April 9, 2012

Guatemalan murals are subject of 2012 ‘Ancient Americas’ lecture

The Murals of San Bartolo and the Mythic Origins of Ancient Maya Gods and Kings” will be the subject of the 2012 Distinguished Lecture in Art of the Ancient Americas to be given this week by Karl Taube, a professor of anthropology at the University of California, Riverside.

Presented by the Department of the History of Art at Johns Hopkins under the direction of Lisa DeLeonardis, the Austen-Stokes Professor in Art of the Ancient Americas, the annual lecture series was created to bring scholarly attention to the rich pre-Hispanic visual culture of Mesoamerica and the Andes. Now in its ninth year, the series fosters collaboration between Johns Hopkins and its partners in the museum and arts communities.

The lecture will take place at 7 p.m. on Thursday, April 12, in 50 Gilman Hall, on the Homewood campus.

As part of his visit, Taube will also give a talk for Johns Hopkins students earlier that day, at 10:30 a.m. in 400 Gilman. The subject of that lecture is “On the Road of Flowers: The Symbolism of Life, Music and Paradise in Mesoamerica and the Greater Southwest.”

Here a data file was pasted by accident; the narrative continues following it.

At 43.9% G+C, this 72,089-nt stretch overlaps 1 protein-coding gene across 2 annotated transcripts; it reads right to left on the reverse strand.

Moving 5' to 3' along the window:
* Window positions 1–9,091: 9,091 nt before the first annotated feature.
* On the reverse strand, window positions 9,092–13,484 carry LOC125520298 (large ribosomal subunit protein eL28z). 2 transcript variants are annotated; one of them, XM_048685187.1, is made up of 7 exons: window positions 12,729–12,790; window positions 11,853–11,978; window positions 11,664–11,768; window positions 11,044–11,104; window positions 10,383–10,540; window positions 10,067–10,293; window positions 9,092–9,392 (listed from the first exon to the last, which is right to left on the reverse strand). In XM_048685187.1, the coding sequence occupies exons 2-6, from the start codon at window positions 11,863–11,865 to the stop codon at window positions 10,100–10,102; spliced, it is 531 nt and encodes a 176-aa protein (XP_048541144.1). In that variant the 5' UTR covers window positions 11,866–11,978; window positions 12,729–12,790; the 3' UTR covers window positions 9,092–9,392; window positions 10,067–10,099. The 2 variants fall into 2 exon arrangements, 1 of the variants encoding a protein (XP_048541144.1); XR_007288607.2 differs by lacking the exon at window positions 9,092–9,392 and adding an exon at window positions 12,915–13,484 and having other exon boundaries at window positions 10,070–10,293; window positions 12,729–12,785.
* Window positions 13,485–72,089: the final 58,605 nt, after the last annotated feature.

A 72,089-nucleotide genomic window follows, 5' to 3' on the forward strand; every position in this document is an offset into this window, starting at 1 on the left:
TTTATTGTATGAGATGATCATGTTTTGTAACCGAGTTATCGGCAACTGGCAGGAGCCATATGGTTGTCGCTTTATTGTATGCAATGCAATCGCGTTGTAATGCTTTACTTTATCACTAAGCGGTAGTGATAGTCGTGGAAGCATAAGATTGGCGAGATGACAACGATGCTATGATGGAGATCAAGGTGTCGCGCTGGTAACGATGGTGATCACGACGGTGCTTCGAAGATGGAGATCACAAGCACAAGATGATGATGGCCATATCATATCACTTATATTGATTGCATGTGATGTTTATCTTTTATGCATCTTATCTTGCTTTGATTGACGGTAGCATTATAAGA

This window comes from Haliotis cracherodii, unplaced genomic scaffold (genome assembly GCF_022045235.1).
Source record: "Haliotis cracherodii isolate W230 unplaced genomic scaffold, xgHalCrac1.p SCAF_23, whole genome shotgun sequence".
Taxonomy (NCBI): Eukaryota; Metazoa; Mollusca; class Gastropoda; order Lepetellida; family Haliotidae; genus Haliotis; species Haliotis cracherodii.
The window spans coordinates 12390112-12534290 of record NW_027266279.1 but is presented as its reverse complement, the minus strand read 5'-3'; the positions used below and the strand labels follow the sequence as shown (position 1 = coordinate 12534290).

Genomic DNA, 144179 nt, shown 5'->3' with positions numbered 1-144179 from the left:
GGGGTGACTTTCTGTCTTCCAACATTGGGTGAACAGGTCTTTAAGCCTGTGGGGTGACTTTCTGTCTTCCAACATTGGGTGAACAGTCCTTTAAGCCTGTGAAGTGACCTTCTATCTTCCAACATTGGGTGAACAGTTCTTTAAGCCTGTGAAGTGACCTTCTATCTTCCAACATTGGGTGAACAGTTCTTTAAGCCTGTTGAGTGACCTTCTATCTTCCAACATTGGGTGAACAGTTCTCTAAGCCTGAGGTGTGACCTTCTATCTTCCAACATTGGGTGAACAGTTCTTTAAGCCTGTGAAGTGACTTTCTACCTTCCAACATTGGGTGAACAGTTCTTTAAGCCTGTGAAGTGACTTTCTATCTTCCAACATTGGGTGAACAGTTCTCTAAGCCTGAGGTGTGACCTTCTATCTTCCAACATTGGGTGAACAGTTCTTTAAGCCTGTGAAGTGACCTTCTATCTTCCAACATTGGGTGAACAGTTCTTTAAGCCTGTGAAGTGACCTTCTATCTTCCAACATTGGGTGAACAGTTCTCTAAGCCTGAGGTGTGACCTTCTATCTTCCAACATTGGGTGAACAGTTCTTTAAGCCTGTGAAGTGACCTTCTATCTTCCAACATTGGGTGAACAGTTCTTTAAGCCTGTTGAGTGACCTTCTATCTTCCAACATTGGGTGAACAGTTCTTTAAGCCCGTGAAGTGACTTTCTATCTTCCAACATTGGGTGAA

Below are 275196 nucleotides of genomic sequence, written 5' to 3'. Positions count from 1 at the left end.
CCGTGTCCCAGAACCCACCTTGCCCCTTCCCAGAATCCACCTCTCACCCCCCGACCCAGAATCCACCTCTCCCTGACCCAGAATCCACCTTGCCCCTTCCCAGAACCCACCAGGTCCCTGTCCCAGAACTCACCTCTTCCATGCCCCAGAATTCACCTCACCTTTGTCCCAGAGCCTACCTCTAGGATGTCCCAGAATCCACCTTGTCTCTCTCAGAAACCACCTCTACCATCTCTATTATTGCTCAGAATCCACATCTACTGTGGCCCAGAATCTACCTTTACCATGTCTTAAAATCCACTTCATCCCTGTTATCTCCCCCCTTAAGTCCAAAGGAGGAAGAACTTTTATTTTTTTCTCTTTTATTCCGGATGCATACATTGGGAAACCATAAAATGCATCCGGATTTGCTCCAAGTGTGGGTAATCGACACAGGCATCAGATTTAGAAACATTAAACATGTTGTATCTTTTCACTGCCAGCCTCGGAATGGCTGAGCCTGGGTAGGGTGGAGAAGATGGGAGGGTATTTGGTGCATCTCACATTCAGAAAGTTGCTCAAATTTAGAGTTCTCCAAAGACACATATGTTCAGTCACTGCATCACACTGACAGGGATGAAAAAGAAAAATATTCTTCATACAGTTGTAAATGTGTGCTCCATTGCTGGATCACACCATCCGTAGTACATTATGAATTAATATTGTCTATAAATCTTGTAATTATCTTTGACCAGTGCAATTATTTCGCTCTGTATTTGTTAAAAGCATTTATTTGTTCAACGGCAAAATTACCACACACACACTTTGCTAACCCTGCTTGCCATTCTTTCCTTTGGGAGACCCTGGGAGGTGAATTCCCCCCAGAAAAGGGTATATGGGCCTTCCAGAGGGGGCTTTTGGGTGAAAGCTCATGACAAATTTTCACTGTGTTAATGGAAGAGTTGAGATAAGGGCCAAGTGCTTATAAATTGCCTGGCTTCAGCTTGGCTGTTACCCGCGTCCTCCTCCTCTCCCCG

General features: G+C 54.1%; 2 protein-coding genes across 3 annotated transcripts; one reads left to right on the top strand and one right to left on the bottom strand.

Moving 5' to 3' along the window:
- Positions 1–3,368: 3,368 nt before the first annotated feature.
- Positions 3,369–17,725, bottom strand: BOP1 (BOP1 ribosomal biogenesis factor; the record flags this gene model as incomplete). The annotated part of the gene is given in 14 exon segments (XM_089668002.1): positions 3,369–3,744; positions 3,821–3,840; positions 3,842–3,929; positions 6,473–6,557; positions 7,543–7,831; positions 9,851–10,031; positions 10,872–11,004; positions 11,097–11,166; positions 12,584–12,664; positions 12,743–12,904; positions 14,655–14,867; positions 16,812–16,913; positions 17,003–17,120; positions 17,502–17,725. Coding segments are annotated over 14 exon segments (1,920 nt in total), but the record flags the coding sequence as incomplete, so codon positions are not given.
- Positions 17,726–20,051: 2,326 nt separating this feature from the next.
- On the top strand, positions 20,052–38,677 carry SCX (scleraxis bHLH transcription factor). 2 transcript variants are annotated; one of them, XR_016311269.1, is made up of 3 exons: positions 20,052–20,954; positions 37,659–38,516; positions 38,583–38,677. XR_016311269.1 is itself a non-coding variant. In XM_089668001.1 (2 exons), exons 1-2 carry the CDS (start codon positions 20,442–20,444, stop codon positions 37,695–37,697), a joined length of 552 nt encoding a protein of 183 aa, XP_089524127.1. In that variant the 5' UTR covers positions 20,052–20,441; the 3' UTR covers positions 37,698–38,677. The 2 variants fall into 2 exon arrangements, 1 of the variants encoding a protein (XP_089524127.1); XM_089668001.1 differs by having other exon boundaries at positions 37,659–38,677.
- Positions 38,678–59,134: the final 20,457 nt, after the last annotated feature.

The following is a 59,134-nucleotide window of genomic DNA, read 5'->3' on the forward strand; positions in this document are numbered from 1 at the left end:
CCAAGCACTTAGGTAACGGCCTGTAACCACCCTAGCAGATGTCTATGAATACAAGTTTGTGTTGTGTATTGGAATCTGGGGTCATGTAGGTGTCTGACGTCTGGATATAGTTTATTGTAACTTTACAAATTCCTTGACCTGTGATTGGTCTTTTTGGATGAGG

The murals of San Bartolo, Guatemala—the subject of the evening lecture—are considered one of the richest visual sources of information about ancient Maya creation mythology. Recognized for their exceptional beauty, the paintings are also among the earliest known, dating to the first century B.C. Discovered in 2001 within a buried chamber, the murals predate the Classic Maya sites of Tikal, Copan and Palenque by hundreds of years, and form an important link between the religious beliefs and practices of the still earlier Olmec and the later Classic Maya.

Taube currently serves as project iconographer for the San Bartolo Project. He has conducted extensive archaeological and linguistic fieldwork in Yucatan and has participated on archaeological projects in Chiapas, Mexico; coastal Ecuador; highland Peru; Copan, Honduras; and in the Motagua Valley of Guatemala. His current research centers on the writing and religious systems of Mesoamerica.

For more information about the lecture, contact the Department of the History of Art at 410-516-7117.